The New York Jets now have Aaron Rodgers to bring a specific asset to the team
In the New York Jets‘ first game of the 2022 preseason, Quincy Williams hit Jalen Hurts when he was already out of bounds. Williams was called for unnecessary roughness.
Then, he was back on the field for the next play.
In the first OTA practice of 2023, the Jets’ offense was struggling against their defense. Their quarterback stood in the huddle and spoke to them flatly: “Get your [stuff] together.”
This is another element that Aaron Rodgers brings to the Jets, one that is not talked about enough. Calling it “leadership” is one thing, but it’s more than just leadership; it’s accountability. The Jets have other leaders on the team—C.J. Mosley, Alijah Vera-Tucker, and D.J. Reed have taken that mantle at times. But there was no one who could stand in front of the team and tell them, “This is how it’s done.”
Rodgers did not like that the offense was complacent, especially with ball security. He told them so. That’s something that didn’t seem to happen last season, even when players made boneheaded mistakes.
Rodgers wants teammates to be "intentional" during practice — aka don't go through the motions. He sensed some slacking yesterday, especially w/ ball security, and delivered that message to the offense. #Jets
— Rich Cimini (@RichCimini) May 23, 2023
The Jets’ offense cannot stand in front of one of the best quarterbacks in NFL history and slack off. Rodgers not only demands their utmost by example but commands it in the huddle.
I have been critical of Robert Saleh’s failure to hold his players accountable in the past. In fact, Rodgers’ comment that he likes how Saleh allows “freedom of expression” seems to reflect what has gone on with some Jets players on social media throughout Saleh’s tenure. Players like Mekhi Becton have felt a little too free to express themselves, knowing there won’t be serious repercussions.
The Jets’ veteran offensive linemen had so many mental lapses last season with no visible accountability. The defense was called for five roughing-the-passer penalties, tied for the second-most in the league. They had multiple unnecessary roughness penalties on special teams. It seemed that no one said a word.
Rodgers may not be the one to talk to the defense about these mistakes, but the offense, at least, will hear it from him if they make gaffes. It’s one thing to simply play poorly, but when the errors are mental or based on a lack of effort, no longer will players be able to loaf.
I have never been in favor of a quarterback screaming at individual players in full view of the cameras. But a general message to the team to get their [stuff] together and to stop being complacent?
It’s about time someone said that around Florham Park.
Rivka, we are all grown up, and have suffered enough with the Jets to be battle scarred. You do not have to avoid commonly used words around us. We all know that the Jets have only occasionally had their shit together.
Oh, it wasn’t for your benefit but mine. I do not swear and avoid those words to the greatest extent possible in my articles.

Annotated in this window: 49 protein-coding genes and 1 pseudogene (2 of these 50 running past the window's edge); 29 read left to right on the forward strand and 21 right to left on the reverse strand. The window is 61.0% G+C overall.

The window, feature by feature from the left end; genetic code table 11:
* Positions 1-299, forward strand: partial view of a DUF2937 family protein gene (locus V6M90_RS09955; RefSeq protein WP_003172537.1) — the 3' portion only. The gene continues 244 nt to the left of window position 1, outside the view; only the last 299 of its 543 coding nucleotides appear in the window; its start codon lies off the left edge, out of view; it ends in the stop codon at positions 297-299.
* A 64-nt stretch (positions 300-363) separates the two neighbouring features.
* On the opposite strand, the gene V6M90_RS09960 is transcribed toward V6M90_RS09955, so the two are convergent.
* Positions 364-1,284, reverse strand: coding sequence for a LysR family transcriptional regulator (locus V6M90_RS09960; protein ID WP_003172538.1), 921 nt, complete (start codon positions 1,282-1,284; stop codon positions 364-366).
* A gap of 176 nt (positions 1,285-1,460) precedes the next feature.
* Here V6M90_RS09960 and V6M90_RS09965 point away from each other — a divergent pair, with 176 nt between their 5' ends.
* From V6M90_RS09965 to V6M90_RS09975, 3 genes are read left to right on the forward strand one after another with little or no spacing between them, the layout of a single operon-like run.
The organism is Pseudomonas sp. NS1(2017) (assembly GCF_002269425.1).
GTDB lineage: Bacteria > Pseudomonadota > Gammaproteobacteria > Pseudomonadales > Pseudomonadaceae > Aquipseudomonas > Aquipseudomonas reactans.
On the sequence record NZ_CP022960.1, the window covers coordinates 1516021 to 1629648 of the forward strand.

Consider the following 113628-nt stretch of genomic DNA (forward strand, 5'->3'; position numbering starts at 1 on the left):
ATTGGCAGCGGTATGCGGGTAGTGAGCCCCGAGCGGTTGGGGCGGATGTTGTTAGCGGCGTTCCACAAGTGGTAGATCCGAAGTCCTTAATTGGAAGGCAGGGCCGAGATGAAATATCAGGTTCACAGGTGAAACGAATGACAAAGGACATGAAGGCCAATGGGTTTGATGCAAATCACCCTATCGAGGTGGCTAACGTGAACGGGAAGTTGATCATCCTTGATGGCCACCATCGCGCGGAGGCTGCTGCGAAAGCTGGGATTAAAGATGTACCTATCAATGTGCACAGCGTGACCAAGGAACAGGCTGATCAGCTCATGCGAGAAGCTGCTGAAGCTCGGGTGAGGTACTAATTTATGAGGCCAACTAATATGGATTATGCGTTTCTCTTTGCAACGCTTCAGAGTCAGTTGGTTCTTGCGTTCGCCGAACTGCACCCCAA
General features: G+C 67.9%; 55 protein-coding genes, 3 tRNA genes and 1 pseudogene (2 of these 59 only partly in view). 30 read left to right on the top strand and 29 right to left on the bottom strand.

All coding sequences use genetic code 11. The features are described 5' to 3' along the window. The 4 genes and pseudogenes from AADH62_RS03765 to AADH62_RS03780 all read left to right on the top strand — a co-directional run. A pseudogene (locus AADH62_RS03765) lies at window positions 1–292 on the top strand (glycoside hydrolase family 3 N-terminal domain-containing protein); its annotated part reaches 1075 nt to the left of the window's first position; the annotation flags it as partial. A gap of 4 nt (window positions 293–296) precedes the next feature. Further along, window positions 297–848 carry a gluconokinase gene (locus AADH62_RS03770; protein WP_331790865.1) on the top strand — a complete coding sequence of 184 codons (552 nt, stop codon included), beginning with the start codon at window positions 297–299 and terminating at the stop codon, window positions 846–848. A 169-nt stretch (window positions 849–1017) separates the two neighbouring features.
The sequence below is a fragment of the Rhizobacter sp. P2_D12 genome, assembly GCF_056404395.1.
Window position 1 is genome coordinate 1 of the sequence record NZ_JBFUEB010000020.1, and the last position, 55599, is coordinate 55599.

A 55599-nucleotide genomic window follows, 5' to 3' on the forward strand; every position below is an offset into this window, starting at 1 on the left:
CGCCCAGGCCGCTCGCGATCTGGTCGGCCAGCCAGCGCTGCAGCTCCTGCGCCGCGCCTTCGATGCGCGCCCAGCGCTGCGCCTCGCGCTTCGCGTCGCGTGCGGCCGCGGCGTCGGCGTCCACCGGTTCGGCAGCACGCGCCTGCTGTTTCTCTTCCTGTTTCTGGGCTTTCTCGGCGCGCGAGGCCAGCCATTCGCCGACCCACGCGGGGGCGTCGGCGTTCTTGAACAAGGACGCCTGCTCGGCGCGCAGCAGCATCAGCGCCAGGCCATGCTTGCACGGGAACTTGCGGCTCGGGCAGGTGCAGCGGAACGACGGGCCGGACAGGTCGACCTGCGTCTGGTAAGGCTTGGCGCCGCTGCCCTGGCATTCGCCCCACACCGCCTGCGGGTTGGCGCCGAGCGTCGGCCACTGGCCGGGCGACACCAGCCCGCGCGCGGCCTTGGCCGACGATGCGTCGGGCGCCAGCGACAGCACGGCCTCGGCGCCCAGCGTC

I know it is tough, but new head coaches also have to get their feet wet too, so to speak.
It does appear as each season goes by, Robert has made adjustments in his ability to push the right buttons.
I am also a believer that accountability is easier to demand when you’re a winning ball club.
As it would mean that they have players doing it the right way, and you’re less likely to be alienated for speaking up, as a player.
This is why Joe values character in a player, and has made the point to bring in those type of players.
As a fan, we love the availability social media provides, but we also have to take the good with the bad. I believe Robert has done well with this aspect with today’s players, and how they communicate.
So, though it is true that some players have had their ups and downs with social media. I would prefer a coach who understands, and hopefully uses them as learning lessons, and not something that is punishable.
If he punishes those who post something negative on social media, then players would use social media less, and the fan loses out.
So, balance is very important.
It is great to see Aaron step up and take on a leadership role with this team, and bottom line, that is the story, not what has Robert done the past two years.
I have never been a fan of Rodgers. His lies about his vaccination statusreally bothered me and his alleged not caring and throwing teammates under the bus was concerning. But, since he has become a Jet he has been extremely likeable. He comes off great in his press conferences. Shows leadership. I particularly liked how he talked about trying to create dialogue between players and coaches where players get a voice in the locker room. One of the biggest criticisms of Saleh is he is to tough on players with his tough love approach. It does not boost their confidence and does not allow for interaction between coaches and players. We saw the downside with this with Zach losing confidence. I like where Rodgers emphasized the importance of players being able to participate so they can ask questions in meetings and bridge the gap between the play design on the projector and what actually happens on the field. Rather than coaches doing the all the talking and players only listening.
Uh, this is kind of a serious indictment of Saleh. I’ve always been irked by the sense that he is little more than a cheerleader. Even strategically, “all gas, no breaks” is easy to game plan against. Regardless of what you think of him, I think everyone would have to agree that he has a lot of room for growth as a head coach.